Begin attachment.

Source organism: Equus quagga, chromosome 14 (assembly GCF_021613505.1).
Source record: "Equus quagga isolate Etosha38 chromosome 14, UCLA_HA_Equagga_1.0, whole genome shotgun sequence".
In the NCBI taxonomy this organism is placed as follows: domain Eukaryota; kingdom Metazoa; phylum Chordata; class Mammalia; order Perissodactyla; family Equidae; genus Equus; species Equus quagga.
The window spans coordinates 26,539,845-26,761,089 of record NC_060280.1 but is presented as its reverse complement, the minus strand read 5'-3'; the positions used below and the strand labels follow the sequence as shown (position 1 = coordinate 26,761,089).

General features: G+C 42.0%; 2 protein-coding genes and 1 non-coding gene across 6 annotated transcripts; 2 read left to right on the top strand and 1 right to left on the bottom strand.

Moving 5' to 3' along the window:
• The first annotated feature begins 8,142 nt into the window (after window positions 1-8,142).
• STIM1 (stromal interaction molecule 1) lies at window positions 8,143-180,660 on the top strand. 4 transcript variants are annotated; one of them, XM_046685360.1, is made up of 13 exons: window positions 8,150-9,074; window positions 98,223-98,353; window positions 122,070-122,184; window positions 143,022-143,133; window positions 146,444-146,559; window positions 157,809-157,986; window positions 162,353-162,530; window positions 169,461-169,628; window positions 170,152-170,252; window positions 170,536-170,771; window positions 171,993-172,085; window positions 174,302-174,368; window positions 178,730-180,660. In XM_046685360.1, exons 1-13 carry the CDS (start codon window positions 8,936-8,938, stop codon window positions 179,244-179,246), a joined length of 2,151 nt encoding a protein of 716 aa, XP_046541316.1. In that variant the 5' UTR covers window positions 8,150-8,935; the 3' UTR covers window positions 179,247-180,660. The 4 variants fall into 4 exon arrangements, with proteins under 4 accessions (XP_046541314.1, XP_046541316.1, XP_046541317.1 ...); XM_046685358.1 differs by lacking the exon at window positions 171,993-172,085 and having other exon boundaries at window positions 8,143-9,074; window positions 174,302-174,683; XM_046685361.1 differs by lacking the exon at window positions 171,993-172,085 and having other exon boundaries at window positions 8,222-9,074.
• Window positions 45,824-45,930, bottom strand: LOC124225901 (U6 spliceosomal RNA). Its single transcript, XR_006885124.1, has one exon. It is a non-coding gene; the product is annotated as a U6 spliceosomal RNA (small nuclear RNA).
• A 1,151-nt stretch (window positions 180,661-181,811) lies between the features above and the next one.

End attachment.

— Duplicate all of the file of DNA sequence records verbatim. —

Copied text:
Source organism: Equus quagga, chromosome 14 (assembly GCF_021613505.1).
Source record: "Equus quagga isolate Etosha38 chromosome 14, UCLA_HA_Equagga_1.0, whole genome shotgun sequence".
In the NCBI taxonomy this organism is placed as follows: domain Eukaryota; kingdom Metazoa; phylum Chordata; class Mammalia; order Perissodactyla; family Equidae; genus Equus; species Equus quagga.
The window spans coordinates 26,539,845-26,761,089 of record NC_060280.1 but is presented as its reverse complement, the minus strand read 5'-3'; the positions used below and the strand labels follow the sequence as shown (position 1 = coordinate 26,761,089).

General features: G+C 42.0%; 2 protein-coding genes and 1 non-coding gene across 6 annotated transcripts; 2 read left to right on the top strand and 1 right to left on the bottom strand.

Moving 5' to 3' along the window:
• The first annotated feature begins 8,142 nt into the window (after window positions 1-8,142).
• STIM1 (stromal interaction molecule 1) lies at window positions 8,143-180,660 on the top strand. 4 transcript variants are annotated; one of them, XM_046685360.1, is made up of 13 exons: window positions 8,150-9,074; window positions 98,223-98,353; window positions 122,070-122,184; window positions 143,022-143,133; window positions 146,444-146,559; window positions 157,809-157,986; window positions 162,353-162,530; window positions 169,461-169,628; window positions 170,152-170,252; window positions 170,536-170,771; window positions 171,993-172,085; window positions 174,302-174,368; window positions 178,730-180,660. In XM_046685360.1, exons 1-13 carry the CDS (start codon window positions 8,936-8,938, stop codon window positions 179,244-179,246), a joined length of 2,151 nt encoding a protein of 716 aa, XP_046541316.1. In that variant the 5' UTR covers window positions 8,150-8,935; the 3' UTR covers window positions 179,247-180,660. The 4 variants fall into 4 exon arrangements, with proteins under 4 accessions (XP_046541314.1, XP_046541316.1, XP_046541317.1 ...); XM_046685358.1 differs by lacking the exon at window positions 171,993-172,085 and having other exon boundaries at window positions 8,143-9,074; window positions 174,302-174,683; XM_046685361.1 differs by lacking the exon at window positions 171,993-172,085 and having other exon boundaries at window positions 8,222-9,074.
• Window positions 45,824-45,930, bottom strand: LOC124225901 (U6 spliceosomal RNA). Its single transcript, XR_006885124.1, has one exon. It is a non-coding gene; the product is annotated as a U6 spliceosomal RNA (small nuclear RNA).
• A 1,151-nt stretch (window positions 180,661-181,811) lies between the features above and the next one.